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.....When I was learning how to play pool there were no books, no videos, no instructors and no leagues to play in. The best way to learn was to watch. I was privileged to see some of the greatest and some of the not so great. My purpose for publishing my pointers insrtuctional column is not only to inpart pool knowledge to my viewers but to share with the public what these great players from the 1980s and 1990s looked like. Through my trusty Canon, for a moment in time they are immortalized. Some are still here and some are gone and I still remember the joy of watching them play.

When two heads are better than one

…..RUBY ALABAMA faced a difficult dilemma during a straight pool tournament at the Billiard Club in New York City in which she needed just five balls to close out her match. (Read more about Ruby Alabama on my Billie-isms page.) Her opponent had played safe, leaving the cue ball and an object ball behind a full rack of balls. Ruby had to either make a difficult shot or play a difficult safety. Both of these options were complicated because Alabama had to shoot over the entire stack to reach the cue ball. Initially, she attempted to stretch over the balls with just an over-the-ball hand bridge. (Photo A). But then she realized she would have to execute either move with the mechanical bridge.

…..The dreaded mechanical bridge! My students invariably moan whenever I broach the topic. Over the years, I've been surprised at how few pros use the "rake" correctly. The truth is if you learn to use the mechanical bridge properly - and to its fullest - you'll learn to love it.

…..Few players realize the bridge's full potential. Using one bridge to shoot over an object ball, and two "interlocking" bridge heads to reach over two or three balls, are the more conventional methods. But what do you do when you need to shoot over five or six (or more!) balls?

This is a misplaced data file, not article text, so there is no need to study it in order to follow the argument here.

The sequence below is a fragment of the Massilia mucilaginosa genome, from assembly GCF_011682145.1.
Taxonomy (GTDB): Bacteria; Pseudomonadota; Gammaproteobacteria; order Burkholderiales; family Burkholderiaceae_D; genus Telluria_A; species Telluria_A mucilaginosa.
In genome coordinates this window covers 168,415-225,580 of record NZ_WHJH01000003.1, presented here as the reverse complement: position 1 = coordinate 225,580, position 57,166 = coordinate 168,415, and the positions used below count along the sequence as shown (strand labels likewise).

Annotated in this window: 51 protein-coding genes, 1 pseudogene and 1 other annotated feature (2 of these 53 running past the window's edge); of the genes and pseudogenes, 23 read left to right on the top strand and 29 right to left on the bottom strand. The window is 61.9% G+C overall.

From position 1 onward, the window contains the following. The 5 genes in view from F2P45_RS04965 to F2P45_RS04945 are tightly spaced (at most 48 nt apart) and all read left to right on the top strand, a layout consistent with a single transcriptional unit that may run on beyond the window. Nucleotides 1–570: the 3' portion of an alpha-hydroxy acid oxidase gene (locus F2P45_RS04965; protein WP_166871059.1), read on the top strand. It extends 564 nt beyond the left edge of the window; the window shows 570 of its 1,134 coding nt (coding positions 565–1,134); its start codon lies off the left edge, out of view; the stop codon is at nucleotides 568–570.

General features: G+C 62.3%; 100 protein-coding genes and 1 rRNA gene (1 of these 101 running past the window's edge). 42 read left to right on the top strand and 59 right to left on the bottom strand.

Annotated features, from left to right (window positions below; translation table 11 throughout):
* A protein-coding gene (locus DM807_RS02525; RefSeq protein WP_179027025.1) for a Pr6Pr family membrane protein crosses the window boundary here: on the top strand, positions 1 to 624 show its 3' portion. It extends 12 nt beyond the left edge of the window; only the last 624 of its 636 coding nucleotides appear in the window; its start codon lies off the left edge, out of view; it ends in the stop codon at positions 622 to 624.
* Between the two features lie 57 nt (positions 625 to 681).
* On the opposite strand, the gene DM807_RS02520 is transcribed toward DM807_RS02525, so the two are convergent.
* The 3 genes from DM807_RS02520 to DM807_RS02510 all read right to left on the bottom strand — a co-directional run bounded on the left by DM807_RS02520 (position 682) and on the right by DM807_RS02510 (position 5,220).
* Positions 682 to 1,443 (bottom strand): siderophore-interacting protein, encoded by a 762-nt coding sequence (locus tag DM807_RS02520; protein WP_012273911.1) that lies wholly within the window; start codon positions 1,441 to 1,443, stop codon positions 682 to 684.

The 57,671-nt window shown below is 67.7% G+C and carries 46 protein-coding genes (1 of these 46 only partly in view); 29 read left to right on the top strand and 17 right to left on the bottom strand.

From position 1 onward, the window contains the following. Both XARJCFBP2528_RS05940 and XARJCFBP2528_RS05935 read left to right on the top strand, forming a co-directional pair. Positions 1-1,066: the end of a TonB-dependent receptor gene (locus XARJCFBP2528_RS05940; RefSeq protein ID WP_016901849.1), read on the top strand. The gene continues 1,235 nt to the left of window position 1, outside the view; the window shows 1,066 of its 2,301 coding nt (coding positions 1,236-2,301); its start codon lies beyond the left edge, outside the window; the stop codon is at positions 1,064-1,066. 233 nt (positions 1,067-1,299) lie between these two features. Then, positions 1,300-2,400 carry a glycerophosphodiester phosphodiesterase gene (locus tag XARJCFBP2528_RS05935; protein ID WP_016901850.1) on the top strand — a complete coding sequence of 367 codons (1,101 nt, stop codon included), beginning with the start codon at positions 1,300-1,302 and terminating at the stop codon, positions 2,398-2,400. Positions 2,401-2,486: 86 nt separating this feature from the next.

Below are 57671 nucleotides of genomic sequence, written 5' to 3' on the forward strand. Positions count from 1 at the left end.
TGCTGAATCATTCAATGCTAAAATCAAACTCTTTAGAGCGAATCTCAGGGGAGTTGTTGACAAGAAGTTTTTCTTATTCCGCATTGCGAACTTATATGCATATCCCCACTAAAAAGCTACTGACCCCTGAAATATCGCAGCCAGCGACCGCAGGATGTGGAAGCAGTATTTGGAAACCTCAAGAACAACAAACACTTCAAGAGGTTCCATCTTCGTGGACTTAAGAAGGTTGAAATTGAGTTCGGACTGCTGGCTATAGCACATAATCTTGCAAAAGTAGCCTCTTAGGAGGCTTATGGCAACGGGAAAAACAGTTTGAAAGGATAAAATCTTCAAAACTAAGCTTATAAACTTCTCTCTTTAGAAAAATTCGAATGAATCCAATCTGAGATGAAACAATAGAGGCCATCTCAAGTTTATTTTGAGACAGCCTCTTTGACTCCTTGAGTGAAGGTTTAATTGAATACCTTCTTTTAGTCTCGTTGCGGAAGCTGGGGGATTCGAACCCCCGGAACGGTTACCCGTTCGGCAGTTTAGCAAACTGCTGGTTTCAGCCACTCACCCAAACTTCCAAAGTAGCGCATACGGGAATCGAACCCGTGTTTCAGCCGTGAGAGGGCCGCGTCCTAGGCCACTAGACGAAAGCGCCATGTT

…..In this situation, (Photo B) Ruby tried to place one bridge on top of the other without the use of two Russo interlocking bridges. She held the two bridge handles securely with her left hand. (Photo C) A good choice in other circumstances, the Russo Bridge is a great idea for stabilizing the mechanical bridge while elevating the cue stick to greater than normal heights. The Russo Bridge has a billiard bridge head fix mounted to a stick and includes an interlocking tab and notch assembly which can conveniently interlink with the head of another Russo bridge. The two joined bridges are then capable of supporting a cue stick at selectively variable heights which can be greater than the height of any single bridge. Pictured on the left, Nick Varner uses two Russo bridges to shoot over one ball that is out of his normal reach. In this case, he successfully shoots the 9 ball in the upper corner pocket to continue his run.

…..However, Ruby was in an unusual position. She eyed the shot and lined up the notch of the bridge head with the center of the cue ball. (Photo D) Then she tried to shoot over the stack and realized that not only was the shot tricky, but she had low visibility. (Photo E)

The two bridge head method was not working for Ruby as she was still reaching too far to feel confident of her shot.

.....And then she remembered a lesson from my "1001 Uses For The Mechanical Bridge" class which she had taken before becoming a tournament player.


…..What Ruby opted for was the "crane" technique, which allows the shooter a longer reach, more height and better sighting on the cueball and object ball. She simply placed one bridge on the table in front of the object balls. Then she placed the shaft of the second bridge on the head of the first bridge (as you would your cue on a normal shot), and slid the second bridge head out above the cluster of balls. (Photo F)


.…..Originally, Alabama had the bottom bridge about 8” from the rack. (Photo G)
She could see that she was barely getting over all the balls. By adjusting the bottom bridge to 4” (albeit moving closer) she was able to get even more height and a better cueing position. (Photo H)


.....The bottom mechanical bridge handle was resting on the table while Ruby held onto the second handle with her bridge hand. (Photo I)
Finally, she glided the shaft of her cue well in front of the second bridge head and took aim at the cue ball.

             Through the use of the "crane" or “suspension” technique (being a New Yorker, I call it the Verrazano Bridge), Ruby pocketed the otherwise unreachable shot, broke open the stack, and ran the five balls needed to win the game.
….........Knowing all the options available with the mechanical bridge will help lift you through some tough situations.

.....Pool Pointer Archives

.....1. Closed Half-Bridge
.....2. Look Before You Leap
.....3. Mechanically Inclined
.....4. Keep a Level Cue
.....5. Double or Nothing


.....Tune in for more Pointer articles coming your way each month.